Finding Visibility, Participation, and Justice Within the Militarized Borderlands

Ever since I returned from my school trip to Nogales on the US-Mexico border, friends and family have asked me, “How was the trip? Was it fun?”

My brain usually races through ten different answers, all radically different in tone, and I give myself a couple of moments to piece together how I want to respond.

If I weren’t engaging in immediate conversation and had time to deeply explain the complexities of my experience, what would I say? Especially if I had the chance to really elaborate on just how impactful the trip was?

I think I would start by saying that it was an opportunity of the utmost importance and significance to my studies that are rooted in social justice and direct action. 

I would also talk about being in Arizona and seeing the damage of the border wall and militarization on full display. On top of the detrimental environmental impacts on natural habitats and resources, underneath, our group could all sense the deep trauma that saturates every inch of the land that has been co-opted and dominated by the border-industrial complex. It was eye-opening, but it was heartbreaking. By the end of my trip, I was infuriated to see what these communities are facing amidst unprecedented border wall construction, hyper-militarization of their towns and destruction of their natural environment. Above all, this experience was something that I will never forget. 

Border wall destruction in Organ Pipe Cactus National Monument. Photo: Laiken Jordahl, Center for Biological Diversity.

My trip revealed how trauma manifests itself in so many ways. We don’t just hold it within our bodies -- the trauma we see and experience is absorbed by the earth. When we went to the  eastern part of the Nogales border near the Santa Cruz river, or to Sásabe, I could almost sense the pain from deep within my bones, within the soil, within the plants and trees and ground that is vivisected by the human-made, immutable wall. Colonizers have brought trauma for centuries to Indigenous communities and land, and have had little regard for history or impact. This is exemplified in today’s culture of punitive immigration policies and the Trump administration’s insistence on creating more border walls to continue the legacy of imperialism -- especially its effects on Latin American countries. 

This being said, I would also mention that the federal government is using its power to completely eliminate the concept of representative democracy for our communities in the US, especially communities in the borderlands. We are living in an age of capitalist exploitation and an oligarchy of rich, corrupt government officials. A Department of Homeland Security policy contains a rule that has immeasurable, concrete damage. Section 102 of the Real I.D. Act gives the federal government the power to bypass previously existing laws that necessitate thought, community support, and environmental tests before constructing walls that impact literally everything surrounding that line of metal and wire. It’s angering, and more people need to know about this. This section of the Real ID Act means borderland communities lack access to protections for clean water, air, Native culture protections, endangered species, environmental review, and many more safeguards for our health, environment, and preservation.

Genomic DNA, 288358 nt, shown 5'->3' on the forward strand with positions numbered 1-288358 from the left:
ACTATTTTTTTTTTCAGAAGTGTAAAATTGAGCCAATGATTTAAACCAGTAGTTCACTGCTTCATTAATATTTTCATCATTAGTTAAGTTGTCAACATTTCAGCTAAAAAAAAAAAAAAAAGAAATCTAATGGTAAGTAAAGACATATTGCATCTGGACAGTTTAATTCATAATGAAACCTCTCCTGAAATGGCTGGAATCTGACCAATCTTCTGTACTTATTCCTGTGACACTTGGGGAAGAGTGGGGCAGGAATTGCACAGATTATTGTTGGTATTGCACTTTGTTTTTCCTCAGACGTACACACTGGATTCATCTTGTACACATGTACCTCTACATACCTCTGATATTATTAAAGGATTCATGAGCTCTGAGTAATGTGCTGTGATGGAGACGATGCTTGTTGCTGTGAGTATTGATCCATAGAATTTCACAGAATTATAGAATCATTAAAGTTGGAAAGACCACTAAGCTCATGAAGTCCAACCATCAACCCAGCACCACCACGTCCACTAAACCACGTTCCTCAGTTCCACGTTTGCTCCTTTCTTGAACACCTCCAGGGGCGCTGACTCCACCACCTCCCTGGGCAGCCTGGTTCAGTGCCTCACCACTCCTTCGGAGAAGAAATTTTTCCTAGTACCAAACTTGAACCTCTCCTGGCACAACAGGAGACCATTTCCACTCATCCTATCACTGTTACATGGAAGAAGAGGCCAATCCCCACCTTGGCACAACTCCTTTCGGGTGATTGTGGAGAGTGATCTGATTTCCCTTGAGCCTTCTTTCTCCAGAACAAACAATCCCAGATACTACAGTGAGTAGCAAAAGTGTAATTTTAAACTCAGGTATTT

Overall, my trip was eventful, impactful, important, angering, saddening, and invigorating. The borderlands and the myriad of its community members on both sides have inspired me and focused my priorities more than ever on environmental justice, legislative justice, and justice for migrants who are experiencing the brunt of the administration’s cruelty against Brown and Black communities. This is why I stand with the Sierra Club’s continued revolution for justice and resistance against the administration’s inhumane and destructive border policies. 

It is of the absolute importance for the public to support, learn, and participate. Read current events. Write letters to your representatives. Engage in conversation with others. Share news stories and find the gaps in the media’s coverage of the borderlands. 

Audre Lorde said, “You do not have to be me in order for us to fight alongside each other. I do not have to be you to recognize that our wars are the same. What we must do is commit ourselves to some future that can include each other and to work toward that future with the particular strengths of our individual identities. And in order for us to do this, we must allow each other our differences at the same time as we recognize our sameness.” 

These wars will be won, and it begins and ends with us and our revolution. 

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